As COVID-19 rages on, companies continue to go digital. Riskonnect CEO Jim Wetekamp offers guidance on how to conduct successful audits in a remote work environment.
As the COVID-19 pandemic magnifies existing threats and constantly creates new risks for organizations to assess, business leaders are seeking added assurance that appropriate oversight, capabilities and controls are in place – and they are looking to internal audit for help.
With remote work and travel restrictions limiting mobility in many parts of the world, audit leaders are in turn finding immense value in the benefits of going digital: mainly speed, broader stakeholder involvement and robust and centralized reporting. Many risk and compliance teams are finding remote audits to be, in many ways, easier and even more effective than being on-site.
Conducting due diligence digitally, however, comes with a learning curve. Here are four tips to get the most value out of your program, whether your organization has already fully embraced digital audits or you are just getting started on your journey.
1. Continually Reassess Priorities
Evaluate quarterly – or as frequently as conditions dictate – how the pandemic is impacting your internal audit plan. Do you need to focus more on checking internal safety protocols, given the need for PPE and social distancing? With employees working from home indefinitely, are cybersecurity and network redundancy up to snuff?
Audits must account for the way you’re doing business today. And as the pandemic evolves, each month, week and even day could look drastically different. Continually review and adjust your annual audit plan according to business conditions, management requests and industry/market dynamics. Align your team and key stakeholders on the critical and urgent risks right now and focus your attention on auditing the areas and procedures that will protect the business the most.
2. Invest in Tools That Foster Connectedness and Collaboration
Audit is a team-based and relationship-driven function. It’s naturally harder to collaborate and connect with colleagues and process owners when working remotely. Videoconferencing – with screen-sharing, recorded meetings, whiteboard capabilities and more – can remove distance barriers and enable auditors to review procedures or documents together, in real time, just as they would in person.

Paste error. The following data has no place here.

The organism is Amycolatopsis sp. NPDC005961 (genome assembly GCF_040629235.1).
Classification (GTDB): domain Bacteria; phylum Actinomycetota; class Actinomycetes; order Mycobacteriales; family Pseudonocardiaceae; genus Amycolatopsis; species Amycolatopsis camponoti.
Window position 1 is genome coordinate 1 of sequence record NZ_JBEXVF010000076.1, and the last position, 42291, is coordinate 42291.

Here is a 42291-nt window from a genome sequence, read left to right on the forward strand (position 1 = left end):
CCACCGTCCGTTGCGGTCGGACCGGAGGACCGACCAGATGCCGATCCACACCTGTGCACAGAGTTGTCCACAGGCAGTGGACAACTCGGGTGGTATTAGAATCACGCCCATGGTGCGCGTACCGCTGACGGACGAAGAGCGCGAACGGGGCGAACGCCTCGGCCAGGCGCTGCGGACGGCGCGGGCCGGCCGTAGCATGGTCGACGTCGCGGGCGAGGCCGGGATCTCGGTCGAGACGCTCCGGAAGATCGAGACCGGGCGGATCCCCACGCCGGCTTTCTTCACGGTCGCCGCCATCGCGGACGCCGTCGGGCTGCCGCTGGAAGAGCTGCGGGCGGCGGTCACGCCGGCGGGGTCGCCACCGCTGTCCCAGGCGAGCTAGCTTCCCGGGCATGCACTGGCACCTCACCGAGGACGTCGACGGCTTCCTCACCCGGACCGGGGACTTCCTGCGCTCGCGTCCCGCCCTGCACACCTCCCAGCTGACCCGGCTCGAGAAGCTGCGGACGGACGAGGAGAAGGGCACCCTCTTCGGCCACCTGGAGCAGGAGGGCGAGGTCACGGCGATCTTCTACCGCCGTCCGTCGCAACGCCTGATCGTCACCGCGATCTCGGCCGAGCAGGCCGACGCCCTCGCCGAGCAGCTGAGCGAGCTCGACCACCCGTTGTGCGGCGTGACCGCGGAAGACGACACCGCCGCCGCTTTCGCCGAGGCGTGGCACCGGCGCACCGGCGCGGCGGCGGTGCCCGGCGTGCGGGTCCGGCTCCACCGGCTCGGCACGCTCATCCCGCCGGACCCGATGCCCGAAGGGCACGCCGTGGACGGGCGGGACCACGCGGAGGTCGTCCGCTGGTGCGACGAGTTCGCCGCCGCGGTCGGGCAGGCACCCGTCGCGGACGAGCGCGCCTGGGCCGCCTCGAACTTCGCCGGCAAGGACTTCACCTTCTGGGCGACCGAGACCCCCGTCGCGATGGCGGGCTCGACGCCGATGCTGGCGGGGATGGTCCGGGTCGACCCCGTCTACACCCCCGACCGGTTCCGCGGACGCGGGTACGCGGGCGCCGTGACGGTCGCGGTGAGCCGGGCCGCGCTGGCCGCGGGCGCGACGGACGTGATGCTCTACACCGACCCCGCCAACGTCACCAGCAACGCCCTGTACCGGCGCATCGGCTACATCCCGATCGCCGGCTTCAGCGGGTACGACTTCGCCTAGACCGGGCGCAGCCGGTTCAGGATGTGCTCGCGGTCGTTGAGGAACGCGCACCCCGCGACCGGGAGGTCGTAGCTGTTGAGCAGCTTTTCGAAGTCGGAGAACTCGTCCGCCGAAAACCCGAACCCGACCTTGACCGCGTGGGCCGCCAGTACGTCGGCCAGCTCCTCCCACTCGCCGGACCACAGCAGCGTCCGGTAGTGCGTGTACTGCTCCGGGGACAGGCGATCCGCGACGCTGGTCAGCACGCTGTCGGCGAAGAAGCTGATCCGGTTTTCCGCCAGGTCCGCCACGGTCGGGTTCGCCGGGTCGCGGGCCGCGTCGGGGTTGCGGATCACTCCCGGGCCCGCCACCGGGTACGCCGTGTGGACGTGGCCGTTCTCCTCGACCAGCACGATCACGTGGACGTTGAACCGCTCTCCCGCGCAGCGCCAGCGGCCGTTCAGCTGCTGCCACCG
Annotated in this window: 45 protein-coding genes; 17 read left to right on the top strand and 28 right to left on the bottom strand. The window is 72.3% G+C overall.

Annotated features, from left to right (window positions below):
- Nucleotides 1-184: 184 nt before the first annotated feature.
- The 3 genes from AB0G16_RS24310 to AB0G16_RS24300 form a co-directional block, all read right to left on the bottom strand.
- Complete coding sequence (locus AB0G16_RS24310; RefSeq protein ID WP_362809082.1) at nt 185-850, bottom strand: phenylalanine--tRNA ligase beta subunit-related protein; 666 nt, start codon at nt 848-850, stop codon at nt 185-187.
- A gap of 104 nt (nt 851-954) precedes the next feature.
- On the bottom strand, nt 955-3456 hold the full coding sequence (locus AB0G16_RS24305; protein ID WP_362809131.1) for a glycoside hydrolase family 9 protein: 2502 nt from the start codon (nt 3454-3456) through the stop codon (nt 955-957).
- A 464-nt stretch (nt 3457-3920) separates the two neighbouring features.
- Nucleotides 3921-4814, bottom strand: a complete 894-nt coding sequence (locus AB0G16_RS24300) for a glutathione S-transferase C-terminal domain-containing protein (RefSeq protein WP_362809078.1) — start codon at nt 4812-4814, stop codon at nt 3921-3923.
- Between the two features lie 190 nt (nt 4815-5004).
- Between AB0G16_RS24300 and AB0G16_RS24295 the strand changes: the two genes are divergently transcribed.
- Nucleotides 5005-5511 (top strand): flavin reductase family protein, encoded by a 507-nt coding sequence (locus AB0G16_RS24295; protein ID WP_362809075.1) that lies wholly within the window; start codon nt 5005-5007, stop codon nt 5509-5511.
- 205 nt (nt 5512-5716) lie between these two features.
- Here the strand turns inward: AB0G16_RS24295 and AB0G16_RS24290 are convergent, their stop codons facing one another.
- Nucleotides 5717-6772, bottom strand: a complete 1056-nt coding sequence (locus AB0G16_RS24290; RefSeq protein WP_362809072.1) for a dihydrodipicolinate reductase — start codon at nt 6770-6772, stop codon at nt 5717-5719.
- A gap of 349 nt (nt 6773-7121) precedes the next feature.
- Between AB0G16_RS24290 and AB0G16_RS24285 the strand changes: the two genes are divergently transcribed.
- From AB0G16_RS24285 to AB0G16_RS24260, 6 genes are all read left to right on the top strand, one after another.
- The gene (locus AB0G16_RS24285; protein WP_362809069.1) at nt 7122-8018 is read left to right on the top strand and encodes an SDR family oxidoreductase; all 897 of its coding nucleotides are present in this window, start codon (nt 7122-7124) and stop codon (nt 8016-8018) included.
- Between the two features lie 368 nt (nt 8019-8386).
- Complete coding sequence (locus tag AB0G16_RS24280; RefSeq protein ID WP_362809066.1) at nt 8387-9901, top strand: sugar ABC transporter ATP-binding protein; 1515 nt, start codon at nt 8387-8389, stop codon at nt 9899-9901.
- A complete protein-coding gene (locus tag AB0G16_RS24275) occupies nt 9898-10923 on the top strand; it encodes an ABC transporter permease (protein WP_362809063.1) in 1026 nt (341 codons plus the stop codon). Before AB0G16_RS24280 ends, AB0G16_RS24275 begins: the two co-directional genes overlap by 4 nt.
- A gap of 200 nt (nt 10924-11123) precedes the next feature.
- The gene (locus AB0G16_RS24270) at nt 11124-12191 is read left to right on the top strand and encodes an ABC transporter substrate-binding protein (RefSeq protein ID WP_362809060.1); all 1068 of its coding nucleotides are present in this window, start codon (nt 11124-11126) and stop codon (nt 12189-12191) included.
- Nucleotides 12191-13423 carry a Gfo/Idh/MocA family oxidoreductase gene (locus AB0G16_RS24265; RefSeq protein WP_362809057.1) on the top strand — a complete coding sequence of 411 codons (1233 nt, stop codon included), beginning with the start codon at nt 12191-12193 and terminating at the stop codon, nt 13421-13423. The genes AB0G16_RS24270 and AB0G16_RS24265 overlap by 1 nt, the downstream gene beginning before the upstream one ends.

These tools also help auditors pick up on helpful visual cues typically observed on-site during live interviews. And speaking “face-to-face” helps auditors build rapport and trust with auditees, which is a very important part of the process.
3. Ensure Your Team and Auditees Are Set up for Success
A successful remote audit requires quite a bit of prep work and expectation setting. Obtaining testing data and required documentation can be even more difficult than usual when folks aren’t working in the same building. It’s much harder to chase people down for the information you need when you can’t simply walk over to someone’s desk and ask.
Start off by providing guidance on how to effectively work remotely. Make sure all auditees and stakeholders are aligned on the virtual audit process, including turnaround timelines, what’s expected of them and what they need to share before and after meetings. Let auditees know in advance what your priorities are as part of the audit, the specific documentation they will need to provide and what will be covered during the meeting to allow them ample time to prepare.
4. Say Goodbye to Manual Processes and Spreadsheets
Many teams today plan, capture and track audit activity using spreadsheets saved on various internal network drives. This approach was questionable pre-COVID, and it’s downright ineffective for audits conducted virtually. Audit teams need a centralized way to ensure compliance, gauge progress, evaluate results against past audit scores and hold people accountable for their actions.
Investing in the right technology enables audit and assurance teams to apply a consistent audit methodology, reduce the chance of missing issues and improve the organization’s responses to the constantly evolving pandemic risk landscape. A cloud-based automated system creates a repository of all audit-related information and easily shares it with all involved parties so no one has to chase down needed information. Audit and assurance professionals can be confident they’re basing decisions off the most up-to-date data (rather than outdated emails and files) and can assign colleagues tasks and reminders so nothing falls through the cracks. With advanced analytics and instant visual depictions of data, these tools also eliminate tedious manual reporting, accelerate the audit cycle and free up time for teams to focus on improving audit strategies.
Just as permanent remote work will be an option for many employees post-COVID, virtual audits are likely here to stay. Whether an audit is virtual or on-site, leveraging tools in the right ways can advance the visibility of the audit function among senior leaders. By being able to evaluate the effectiveness of governance, risk and compliance practices faster and more accurately, internal audit can solidify its position as a strategic partner in achieving the organization’s overall risk management and business goals.